GPDF17 GROWTH AND INCLUSIVE PROSPERITY
by Mark Beliczky

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While the world has experienced an unprecedented period of economic growth for the past fifty years (positive annual GDP growth in 54 of 55 years since 1961), the global economic growth rate in terms of GDP and measured in decades is 31% lower today than it was in the 60’s. Also, it is important to note that the world GDP per capita has also declined 37% since the highs of 1960s. The challenge for business leaders in today’s slower/slowing growth period is to find ways to reverse the trend and to shift and propel their organization into growth mode. The growth engine can be stimulated and energized, not with real capital, but with a greater […]

Combating Transhumanism
by Sarah Spiekermann

Posted on Leave a commentPosted in 9th Global Peter Drucker Forum

Inclusive prosperity builds on a positive and benevolent idea of man. But do we really uphold such a good-natured way of thinking about mankind if transhumanism paves its way into the elites? In June the Swiss Daily “Neue Züricher Zeitung” (NZZ) published the Anti-Transhumanist Manifesto that I completed together with a number of colleagues holding professorships in such diverse academic disciplines as psychology, business informatics, philosophy, architecture and theology. My stance has been supported from around the world for bringing the topic to the fore: that a select group of positivistic scientists are promoting an idea of man that is not only false, but also incredibly dangerous in times of accelerating technological advance.   What […]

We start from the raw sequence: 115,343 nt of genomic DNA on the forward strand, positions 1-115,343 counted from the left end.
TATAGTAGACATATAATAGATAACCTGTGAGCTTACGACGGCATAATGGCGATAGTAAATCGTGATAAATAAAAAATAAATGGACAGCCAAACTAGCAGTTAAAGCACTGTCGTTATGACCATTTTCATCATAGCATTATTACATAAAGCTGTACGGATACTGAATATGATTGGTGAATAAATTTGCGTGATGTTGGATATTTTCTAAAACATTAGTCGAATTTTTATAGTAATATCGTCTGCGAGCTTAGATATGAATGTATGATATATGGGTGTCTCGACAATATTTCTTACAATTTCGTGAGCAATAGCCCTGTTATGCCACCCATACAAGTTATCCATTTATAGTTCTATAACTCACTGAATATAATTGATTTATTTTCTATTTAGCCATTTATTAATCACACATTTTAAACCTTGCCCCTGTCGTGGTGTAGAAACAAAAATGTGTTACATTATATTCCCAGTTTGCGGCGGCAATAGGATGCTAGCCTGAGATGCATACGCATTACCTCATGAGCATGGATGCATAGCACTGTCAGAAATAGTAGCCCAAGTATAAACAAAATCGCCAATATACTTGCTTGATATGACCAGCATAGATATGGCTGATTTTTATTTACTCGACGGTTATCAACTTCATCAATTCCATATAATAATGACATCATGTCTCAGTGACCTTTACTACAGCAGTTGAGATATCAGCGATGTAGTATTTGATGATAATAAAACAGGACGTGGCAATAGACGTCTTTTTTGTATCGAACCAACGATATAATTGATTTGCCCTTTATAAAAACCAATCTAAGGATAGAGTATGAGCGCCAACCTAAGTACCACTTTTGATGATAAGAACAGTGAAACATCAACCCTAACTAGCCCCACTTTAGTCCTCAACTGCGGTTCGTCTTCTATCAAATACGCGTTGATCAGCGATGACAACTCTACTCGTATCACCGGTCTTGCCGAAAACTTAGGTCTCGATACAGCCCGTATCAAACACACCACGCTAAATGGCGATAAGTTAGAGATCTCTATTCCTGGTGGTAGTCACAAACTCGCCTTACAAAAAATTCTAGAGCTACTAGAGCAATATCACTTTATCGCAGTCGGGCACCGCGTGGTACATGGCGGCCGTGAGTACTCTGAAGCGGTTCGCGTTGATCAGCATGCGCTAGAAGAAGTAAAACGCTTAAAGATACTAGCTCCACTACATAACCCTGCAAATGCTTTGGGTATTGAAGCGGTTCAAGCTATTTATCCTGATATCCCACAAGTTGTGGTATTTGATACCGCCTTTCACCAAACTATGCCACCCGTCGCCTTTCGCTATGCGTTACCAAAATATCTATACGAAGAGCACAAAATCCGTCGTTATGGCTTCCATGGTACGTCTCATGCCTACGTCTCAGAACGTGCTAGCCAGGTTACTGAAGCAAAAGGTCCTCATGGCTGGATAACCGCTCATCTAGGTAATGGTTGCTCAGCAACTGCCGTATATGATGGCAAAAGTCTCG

Purpose Parasites
by Kenneth Mikkelsen

Posted on 1 CommentPosted in 9th Global Peter Drucker Forum

A company has to be something. It has to matter. In a connected, network era, leadership is exerted in a 360-degree social, global and ethical context. Increasingly, companies are asked to take a stand to stay relevant and trustworthy in the eyes of its stakeholders. This involves engaging in a larger conversation about why it exists and how it affects people’s lives and society at large. There is a growing focus on purpose in organisations. More and more companies say they are trying to change the world for the better. It has become somewhat fashionable for leading organisations to blow their own trumpets and wave purpose flags from their glass and steel buildings. One session at this year’s World […]

A Magna Carta for Inclusivity and Fairness in the Global AI Economy*
by Olaf Groth PhD, Mark Nitzberg PhD and Mark Esposito PhD

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* adapted from the forthcoming book “Solomon’s Code: Power and Ethics in the AI Revolution” (working title) copyright © 2017 Olaf Groth & Mark Nitzberg. We stand at a watershed moment for society’s vast, unknown digital future.  A powerful technology, artificial intelligence (AI), has emerged from its own ashes, thanks largely to advances in neural networks modeled loosely on the human brain.  AI can find patterns in massive unstructured data sets, improve performance as more data becomes available, identify objects quickly and accurately, and, make ever more and better recommendations and decision-making, while minimizing interference from complicated, political humans.  This raises major questions about the degree of human choice and inclusion for the decades to […]